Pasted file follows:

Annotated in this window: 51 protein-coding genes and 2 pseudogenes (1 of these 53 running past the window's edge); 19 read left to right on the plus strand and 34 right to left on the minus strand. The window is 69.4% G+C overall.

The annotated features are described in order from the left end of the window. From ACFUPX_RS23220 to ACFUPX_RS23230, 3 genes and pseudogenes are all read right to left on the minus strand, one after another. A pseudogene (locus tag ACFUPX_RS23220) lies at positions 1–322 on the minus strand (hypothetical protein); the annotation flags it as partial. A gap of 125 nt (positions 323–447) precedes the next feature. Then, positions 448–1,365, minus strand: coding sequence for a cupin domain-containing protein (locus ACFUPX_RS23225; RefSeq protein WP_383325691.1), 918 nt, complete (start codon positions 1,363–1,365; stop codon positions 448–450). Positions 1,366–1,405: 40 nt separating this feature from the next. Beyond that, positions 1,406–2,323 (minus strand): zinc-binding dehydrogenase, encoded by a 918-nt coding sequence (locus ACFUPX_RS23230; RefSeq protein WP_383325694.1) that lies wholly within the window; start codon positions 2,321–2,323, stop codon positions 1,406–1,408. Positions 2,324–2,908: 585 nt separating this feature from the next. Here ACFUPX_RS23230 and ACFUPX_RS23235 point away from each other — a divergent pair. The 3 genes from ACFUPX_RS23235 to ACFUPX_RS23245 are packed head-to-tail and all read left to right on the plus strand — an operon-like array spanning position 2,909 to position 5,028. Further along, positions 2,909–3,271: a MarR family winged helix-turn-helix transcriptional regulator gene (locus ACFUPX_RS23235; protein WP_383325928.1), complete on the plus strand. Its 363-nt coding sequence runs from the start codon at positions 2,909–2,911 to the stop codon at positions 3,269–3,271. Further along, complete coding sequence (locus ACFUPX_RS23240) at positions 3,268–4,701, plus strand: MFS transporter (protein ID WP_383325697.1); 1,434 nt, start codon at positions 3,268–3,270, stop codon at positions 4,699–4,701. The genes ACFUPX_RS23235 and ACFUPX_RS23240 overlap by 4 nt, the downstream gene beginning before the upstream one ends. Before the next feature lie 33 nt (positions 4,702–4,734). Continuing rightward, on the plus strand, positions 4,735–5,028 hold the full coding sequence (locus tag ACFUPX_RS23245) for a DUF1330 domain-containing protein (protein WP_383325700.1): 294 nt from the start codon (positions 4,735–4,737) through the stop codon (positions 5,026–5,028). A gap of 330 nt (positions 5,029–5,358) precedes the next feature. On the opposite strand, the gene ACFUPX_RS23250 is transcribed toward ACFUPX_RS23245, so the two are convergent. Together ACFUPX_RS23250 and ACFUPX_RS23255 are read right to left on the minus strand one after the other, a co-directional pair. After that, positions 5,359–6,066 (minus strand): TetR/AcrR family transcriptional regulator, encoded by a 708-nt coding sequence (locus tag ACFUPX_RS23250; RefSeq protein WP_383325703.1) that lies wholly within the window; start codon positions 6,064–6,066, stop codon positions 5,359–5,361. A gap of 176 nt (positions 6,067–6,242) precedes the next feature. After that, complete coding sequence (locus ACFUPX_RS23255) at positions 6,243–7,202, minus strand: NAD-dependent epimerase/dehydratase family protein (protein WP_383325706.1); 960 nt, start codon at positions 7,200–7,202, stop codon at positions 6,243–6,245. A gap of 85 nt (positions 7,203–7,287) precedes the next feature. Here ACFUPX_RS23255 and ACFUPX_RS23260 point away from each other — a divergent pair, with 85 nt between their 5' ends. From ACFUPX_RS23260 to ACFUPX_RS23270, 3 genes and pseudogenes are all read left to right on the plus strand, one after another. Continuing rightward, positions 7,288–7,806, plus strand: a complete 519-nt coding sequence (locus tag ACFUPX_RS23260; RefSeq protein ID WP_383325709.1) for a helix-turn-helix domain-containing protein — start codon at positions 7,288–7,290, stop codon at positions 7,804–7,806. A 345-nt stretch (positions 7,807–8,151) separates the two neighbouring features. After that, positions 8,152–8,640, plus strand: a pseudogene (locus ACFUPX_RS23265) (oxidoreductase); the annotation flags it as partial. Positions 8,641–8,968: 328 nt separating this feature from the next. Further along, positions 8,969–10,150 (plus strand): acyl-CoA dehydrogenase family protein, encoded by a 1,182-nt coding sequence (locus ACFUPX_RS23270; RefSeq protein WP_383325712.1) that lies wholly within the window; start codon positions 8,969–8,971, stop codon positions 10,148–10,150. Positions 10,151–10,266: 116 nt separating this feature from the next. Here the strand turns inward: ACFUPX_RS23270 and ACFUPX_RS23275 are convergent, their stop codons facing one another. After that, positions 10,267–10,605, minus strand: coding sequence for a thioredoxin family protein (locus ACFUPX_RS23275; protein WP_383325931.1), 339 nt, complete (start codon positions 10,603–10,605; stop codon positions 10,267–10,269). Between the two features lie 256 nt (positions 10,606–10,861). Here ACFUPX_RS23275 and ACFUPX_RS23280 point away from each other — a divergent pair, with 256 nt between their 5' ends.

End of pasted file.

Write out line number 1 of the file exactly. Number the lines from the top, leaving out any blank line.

Annotated in this window: 51 protein-coding genes and 2 pseudogenes (1 of these 53 running past the window's edge); 19 read left to right on the plus strand and 34 right to left on the minus strand. The window is 69.4% G+C overall.